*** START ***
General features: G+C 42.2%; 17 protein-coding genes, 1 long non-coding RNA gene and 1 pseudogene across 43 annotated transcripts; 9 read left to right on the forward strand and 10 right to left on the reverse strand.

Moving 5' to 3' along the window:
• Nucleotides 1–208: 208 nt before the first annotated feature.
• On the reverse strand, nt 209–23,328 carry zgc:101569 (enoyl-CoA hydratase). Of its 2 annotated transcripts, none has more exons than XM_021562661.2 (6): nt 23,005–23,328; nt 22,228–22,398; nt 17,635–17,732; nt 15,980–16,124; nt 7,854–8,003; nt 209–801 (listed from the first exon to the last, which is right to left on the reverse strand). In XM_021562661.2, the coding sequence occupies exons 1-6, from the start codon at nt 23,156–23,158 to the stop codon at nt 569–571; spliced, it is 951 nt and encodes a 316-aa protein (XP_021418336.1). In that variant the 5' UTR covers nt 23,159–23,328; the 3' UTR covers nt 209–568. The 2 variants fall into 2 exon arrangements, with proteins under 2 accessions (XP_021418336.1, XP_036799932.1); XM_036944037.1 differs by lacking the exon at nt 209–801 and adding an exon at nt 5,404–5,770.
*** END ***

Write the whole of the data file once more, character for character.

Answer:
General features: G+C 42.2%; 17 protein-coding genes, 1 long non-coding RNA gene and 1 pseudogene across 43 annotated transcripts; 9 read left to right on the forward strand and 10 right to left on the reverse strand.

Moving 5' to 3' along the window:
• Nucleotides 1–208: 208 nt before the first annotated feature.
• On the reverse strand, nt 209–23,328 carry zgc:101569 (enoyl-CoA hydratase). Of its 2 annotated transcripts, none has more exons than XM_021562661.2 (6): nt 23,005–23,328; nt 22,228–22,398; nt 17,635–17,732; nt 15,980–16,124; nt 7,854–8,003; nt 209–801 (listed from the first exon to the last, which is right to left on the reverse strand). In XM_021562661.2, the coding sequence occupies exons 1-6, from the start codon at nt 23,156–23,158 to the stop codon at nt 569–571; spliced, it is 951 nt and encodes a 316-aa protein (XP_021418336.1). In that variant the 5' UTR covers nt 23,159–23,328; the 3' UTR covers nt 209–568. The 2 variants fall into 2 exon arrangements, with proteins under 2 accessions (XP_021418336.1, XP_036799932.1); XM_036944037.1 differs by lacking the exon at nt 209–801 and adding an exon at nt 5,404–5,770.